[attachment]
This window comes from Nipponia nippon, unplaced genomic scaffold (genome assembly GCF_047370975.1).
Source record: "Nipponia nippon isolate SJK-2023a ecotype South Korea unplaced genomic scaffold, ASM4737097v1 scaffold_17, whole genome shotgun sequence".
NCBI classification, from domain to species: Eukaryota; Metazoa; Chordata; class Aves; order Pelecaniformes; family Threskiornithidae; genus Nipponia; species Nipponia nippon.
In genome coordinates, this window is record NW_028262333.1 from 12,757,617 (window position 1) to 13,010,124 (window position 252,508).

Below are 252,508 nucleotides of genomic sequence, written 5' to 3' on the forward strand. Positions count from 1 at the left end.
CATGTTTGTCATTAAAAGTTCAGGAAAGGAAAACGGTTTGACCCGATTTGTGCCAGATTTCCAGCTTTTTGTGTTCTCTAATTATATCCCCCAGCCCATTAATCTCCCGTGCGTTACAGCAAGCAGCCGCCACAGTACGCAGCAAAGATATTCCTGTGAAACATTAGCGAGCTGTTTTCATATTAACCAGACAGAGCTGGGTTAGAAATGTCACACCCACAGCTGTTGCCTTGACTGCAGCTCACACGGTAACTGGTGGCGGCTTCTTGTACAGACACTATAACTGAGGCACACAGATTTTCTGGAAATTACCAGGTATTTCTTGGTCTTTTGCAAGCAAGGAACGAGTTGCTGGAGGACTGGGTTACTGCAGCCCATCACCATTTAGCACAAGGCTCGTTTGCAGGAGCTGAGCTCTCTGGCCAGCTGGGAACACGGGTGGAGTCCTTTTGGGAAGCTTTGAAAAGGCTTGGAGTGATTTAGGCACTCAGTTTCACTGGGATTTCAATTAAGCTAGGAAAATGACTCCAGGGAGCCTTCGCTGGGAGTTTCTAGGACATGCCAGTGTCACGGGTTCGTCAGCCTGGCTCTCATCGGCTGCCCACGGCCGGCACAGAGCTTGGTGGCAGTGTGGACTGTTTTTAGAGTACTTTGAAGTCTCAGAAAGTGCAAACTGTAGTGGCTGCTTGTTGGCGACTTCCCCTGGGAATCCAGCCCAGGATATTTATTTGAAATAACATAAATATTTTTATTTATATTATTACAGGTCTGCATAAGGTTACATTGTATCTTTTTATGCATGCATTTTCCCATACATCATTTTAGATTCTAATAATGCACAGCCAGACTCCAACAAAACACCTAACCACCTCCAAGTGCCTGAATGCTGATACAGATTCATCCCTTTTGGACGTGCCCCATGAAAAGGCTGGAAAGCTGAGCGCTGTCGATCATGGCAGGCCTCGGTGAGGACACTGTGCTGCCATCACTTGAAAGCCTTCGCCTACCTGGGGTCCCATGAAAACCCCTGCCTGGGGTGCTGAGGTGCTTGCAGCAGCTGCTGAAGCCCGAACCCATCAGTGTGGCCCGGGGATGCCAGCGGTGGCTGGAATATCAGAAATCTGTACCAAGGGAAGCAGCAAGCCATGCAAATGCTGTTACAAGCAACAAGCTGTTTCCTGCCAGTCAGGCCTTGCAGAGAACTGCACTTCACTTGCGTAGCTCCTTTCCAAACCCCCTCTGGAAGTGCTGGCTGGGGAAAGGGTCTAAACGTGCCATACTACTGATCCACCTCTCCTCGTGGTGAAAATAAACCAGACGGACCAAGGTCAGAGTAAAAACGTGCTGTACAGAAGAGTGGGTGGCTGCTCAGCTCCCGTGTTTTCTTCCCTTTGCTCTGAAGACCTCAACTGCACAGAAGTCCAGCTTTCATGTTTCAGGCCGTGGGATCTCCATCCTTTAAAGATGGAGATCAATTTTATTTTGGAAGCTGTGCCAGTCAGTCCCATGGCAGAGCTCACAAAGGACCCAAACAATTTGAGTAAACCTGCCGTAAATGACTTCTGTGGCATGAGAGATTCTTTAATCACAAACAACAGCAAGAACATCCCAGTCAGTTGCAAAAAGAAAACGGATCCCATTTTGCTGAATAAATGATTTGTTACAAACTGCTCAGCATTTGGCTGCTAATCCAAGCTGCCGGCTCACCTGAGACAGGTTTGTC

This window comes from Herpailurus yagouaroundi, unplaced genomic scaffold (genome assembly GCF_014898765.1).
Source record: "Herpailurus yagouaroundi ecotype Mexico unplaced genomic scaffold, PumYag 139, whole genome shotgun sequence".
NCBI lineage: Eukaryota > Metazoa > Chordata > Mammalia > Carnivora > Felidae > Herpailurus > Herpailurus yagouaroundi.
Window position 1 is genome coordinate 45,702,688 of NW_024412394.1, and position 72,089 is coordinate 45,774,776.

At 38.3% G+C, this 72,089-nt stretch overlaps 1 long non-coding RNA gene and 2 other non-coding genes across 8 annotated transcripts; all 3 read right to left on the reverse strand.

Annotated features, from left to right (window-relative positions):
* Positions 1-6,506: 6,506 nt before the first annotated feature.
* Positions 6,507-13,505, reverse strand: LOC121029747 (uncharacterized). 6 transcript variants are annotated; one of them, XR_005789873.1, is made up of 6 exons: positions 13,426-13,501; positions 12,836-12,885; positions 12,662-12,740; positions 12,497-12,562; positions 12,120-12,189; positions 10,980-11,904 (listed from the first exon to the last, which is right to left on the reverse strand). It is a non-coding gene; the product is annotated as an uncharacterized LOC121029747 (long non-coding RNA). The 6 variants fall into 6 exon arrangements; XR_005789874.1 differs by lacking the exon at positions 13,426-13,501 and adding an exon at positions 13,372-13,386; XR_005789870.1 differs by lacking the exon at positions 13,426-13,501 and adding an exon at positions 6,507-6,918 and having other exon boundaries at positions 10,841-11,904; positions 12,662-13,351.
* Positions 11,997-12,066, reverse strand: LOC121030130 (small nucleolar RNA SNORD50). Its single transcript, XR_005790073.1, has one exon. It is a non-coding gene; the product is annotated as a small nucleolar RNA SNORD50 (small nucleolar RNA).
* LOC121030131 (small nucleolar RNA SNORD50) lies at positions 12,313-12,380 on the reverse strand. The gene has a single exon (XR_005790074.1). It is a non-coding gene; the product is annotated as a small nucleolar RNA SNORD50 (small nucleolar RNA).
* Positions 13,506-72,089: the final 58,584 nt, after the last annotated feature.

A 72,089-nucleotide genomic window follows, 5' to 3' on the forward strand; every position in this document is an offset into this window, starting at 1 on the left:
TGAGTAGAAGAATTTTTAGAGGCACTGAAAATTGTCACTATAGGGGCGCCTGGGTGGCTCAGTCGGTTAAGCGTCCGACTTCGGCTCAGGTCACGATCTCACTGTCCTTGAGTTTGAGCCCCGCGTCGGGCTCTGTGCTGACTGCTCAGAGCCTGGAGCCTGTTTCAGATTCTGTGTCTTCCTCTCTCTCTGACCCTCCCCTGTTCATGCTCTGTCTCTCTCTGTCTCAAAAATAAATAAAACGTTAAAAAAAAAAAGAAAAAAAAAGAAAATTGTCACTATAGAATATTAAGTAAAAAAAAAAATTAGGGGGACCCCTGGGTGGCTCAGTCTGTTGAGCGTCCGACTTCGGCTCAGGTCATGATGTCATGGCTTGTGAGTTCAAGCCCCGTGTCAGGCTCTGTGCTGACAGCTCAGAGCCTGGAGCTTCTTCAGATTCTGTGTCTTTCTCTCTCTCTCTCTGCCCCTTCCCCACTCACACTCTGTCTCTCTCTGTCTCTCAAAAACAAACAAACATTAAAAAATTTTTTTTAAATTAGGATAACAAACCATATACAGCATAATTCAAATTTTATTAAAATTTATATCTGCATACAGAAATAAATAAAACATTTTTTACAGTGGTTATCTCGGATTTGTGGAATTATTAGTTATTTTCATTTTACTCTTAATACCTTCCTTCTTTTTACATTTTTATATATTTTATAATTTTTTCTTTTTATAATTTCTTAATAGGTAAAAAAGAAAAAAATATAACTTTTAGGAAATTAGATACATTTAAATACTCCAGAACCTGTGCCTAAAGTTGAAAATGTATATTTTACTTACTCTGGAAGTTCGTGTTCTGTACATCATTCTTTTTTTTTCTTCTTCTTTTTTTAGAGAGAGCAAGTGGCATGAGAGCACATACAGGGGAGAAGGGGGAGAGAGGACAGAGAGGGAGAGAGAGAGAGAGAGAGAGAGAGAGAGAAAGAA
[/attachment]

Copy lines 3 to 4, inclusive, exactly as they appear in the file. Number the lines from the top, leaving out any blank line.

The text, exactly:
NCBI classification, from domain to species: Eukaryota; Metazoa; Chordata; class Aves; order Pelecaniformes; family Threskiornithidae; genus Nipponia; species Nipponia nippon.
In genome coordinates, this window is record NW_028262333.1 from 12,757,617 (window position 1) to 13,010,124 (window position 252,508).